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Daily Shorts: Singapore’s Sembcorp eyes 25 GW RE capacity by 2028, Orsted cancels projects due to ship shortage, and more

Image courtesy: Sembcorp

Danish wind developer Orsted has cancelled two offshore projects off the coast of New Jersey, but that had less to do with margin squeeze and more to do with supply side bottlenecks: company CEO Mads Nipper told analysts one reason for cancellation of the Ocean Wind farms was Orsted's inability to secure a ship for the project, which "would implicate a multi-year delay". Orsted had earlier approached the state of New York – along with other developers – to renegotiate tariffs on awarded projects, a request denied by the Empire State.

Sembcorp Industries, Singapore's energy and urban solutions company, announced plans to halve carbon emissions by 2028. The company said it would invest about $7.76 billion, or 75 percent of its total investments over 2024-2028, to grow its gross installed renewables capacity to 25 GW, and will also evaluate production and consumption of hydrogen and its derivatives. Sembcorp, whose energy portfolio now comprises 60 percent renewable assets, also said it was on track to achieve net zero carbon emissions by 2050, having achieved its 2025 target ahead of schedule.

Half the world's 2,000 biggest publicly-listed companies want to achieve net zero by 2050, but fewer than four percent are in line with UN guidelines. According to independent data group Net Zero Tracker, some 1,003 of the Forbes2000 index companies – just over 50 percent – have issued corporate targets as of October 2023. Of those, just 37 percent have included Scope 3 emissions, and just 13 percent have standards for using carbon offsets. Only four percent meet norms issued by the UN's Race to Zero campaign, which requires companies to cover all emissions, act on reductions immediately, and offer annual progress updates.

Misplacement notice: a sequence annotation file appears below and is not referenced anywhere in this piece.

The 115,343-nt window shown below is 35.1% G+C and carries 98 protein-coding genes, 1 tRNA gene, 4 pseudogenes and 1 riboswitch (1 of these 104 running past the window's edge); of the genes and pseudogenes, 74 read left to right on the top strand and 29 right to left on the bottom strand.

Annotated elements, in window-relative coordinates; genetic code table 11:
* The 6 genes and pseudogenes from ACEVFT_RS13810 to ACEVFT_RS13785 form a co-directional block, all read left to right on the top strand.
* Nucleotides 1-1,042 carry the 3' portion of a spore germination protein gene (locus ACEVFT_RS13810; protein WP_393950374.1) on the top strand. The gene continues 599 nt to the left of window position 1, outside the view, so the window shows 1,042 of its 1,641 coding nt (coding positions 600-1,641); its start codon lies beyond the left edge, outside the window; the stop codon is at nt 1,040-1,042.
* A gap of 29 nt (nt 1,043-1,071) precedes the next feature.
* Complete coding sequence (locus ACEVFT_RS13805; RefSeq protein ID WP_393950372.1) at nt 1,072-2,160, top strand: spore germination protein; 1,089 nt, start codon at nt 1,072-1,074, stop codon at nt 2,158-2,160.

The World Bank will play host to the first global 'loss and damage' fund to compensate regions affected by climate change. The institution will be a temporary trustee and hold charge for a period of four years. The decision to create such a fund – taken at COP27 last year – was hailed as a breakthrough for developing countries, but negotiators have struggled over the past 11 months to agree on details such as who will pay into the fund, and who will run it. World Bank President Ajay Banga has been vocal about the need to shift to clean energy and bolster climate change finance.

South Africa will speed up plans to set up 3 GW of gas-fired power generation capacity to tide over constant power cuts, its electricity minister announced. The African country is going through rolling blackouts, with power cut almost daily because of breakdowns at old coal-fired power plants that rich nations want to shut down, and officials say the country needs 6 GW of new capacity to overcome the energy deficit. South Africa is scheduled to onboard more than 5.5 GW of renewable capacity, but that is only expected to occur by 2026.  

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